Bubbles are hard to spot, even in hindsight

People use the same flawed reasoning to identify tech bubbles and housing bubbles.
Bubbles are hard to spot, even in hindsight
Photo by Alexas_Fotos.

There’s a long history of people underestimating tech startups. Back in the mid-2010s, I wrote several pieces defending the valuations of companies like Uber, Slack, and Snap against critics who argued that they couldn’t possibly be worth so much. All three companies are now worth more than at the time I wrote those pieces.

In my 2017 Vox piece about Snap, I pointed out that people have been under-valuing technology companies for many years:

Almost every one of today's big internet companies — Google, Facebook, and Twitter — faced skepticism in their early years. Back in 2007, Kara Swisher expressed astonishment that Facebook could be worth $15 billion. A year before that, a Slate headline read "$1 Billion for Facebook? LOL!"

Today, Facebook is worth $900 billion—more than twice its value when I wrote those words.

A common mistake people made in all of these cases was to focus on the company’s current revenues or profits, which were often tiny compared to the startup’s market capitalization. When someone invests in a technology startup, they aren’t making a bet on the company’s profits in that particular year. They’re making a bet on the company’s long-term growth potential.

People sometimes make a similar mistake when thinking about real estate markets. The conventional wisdom holds that rising home prices in cities like Phoenix and Las Vegas in 2005 were an unsustainable bubble. Critics point out that home prices rose much faster than rents during this period and they take that as a sign of market irrationality.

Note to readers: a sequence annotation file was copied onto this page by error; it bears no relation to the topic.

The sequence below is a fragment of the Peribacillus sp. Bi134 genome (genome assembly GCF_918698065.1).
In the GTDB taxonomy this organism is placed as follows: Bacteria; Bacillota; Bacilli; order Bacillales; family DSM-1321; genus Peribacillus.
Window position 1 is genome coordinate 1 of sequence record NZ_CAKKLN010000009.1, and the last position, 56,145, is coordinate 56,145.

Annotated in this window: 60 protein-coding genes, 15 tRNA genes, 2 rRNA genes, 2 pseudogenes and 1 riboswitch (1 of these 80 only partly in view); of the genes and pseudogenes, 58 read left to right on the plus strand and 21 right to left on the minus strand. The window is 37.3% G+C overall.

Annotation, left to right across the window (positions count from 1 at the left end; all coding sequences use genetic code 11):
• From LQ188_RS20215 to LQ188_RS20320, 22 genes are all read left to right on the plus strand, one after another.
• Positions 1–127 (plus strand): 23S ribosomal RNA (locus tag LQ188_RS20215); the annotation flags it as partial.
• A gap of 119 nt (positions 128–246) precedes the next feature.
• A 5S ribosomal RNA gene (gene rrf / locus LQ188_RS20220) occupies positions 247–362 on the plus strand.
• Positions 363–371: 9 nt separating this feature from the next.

But that’s too simplistic. If you anticipate that rents will rise in the future, it makes sense to pay a premium for a home now. And if a bunch of homebuyers make that same calculation, that can cause home prices to rise a lot faster than rents.

But that doesn’t necessarily mean there’s a speculative bubble. When the Great Recession happened, it crushed home prices in Phoenix and Las Vegas. But someone buying a house in Phoenix had no way of knowing we were on the verge of the worst recession in 70 years, or that the Phoenix metro area would be especially hard-hit by that recession.

A housing boom that wasn’t a bubble

In January 2004, I moved to Washington DC for the first time, renting this house with two roommates. The neighborhood, called U Street, was pretty rough. We were burglarized twice in the 18 months I lived there. But it was showing early signs of gentrification. People had started opening trendy bars on U Street, two blocks to the south. And more educated and affluent tenants—like me—were starting to move in.

As a result, home prices were soaring. Our landlords had purchased the house just a few months earlier (in 2003) for $446,000. That was more than triple the $126,000 it had sold for just five years earlier.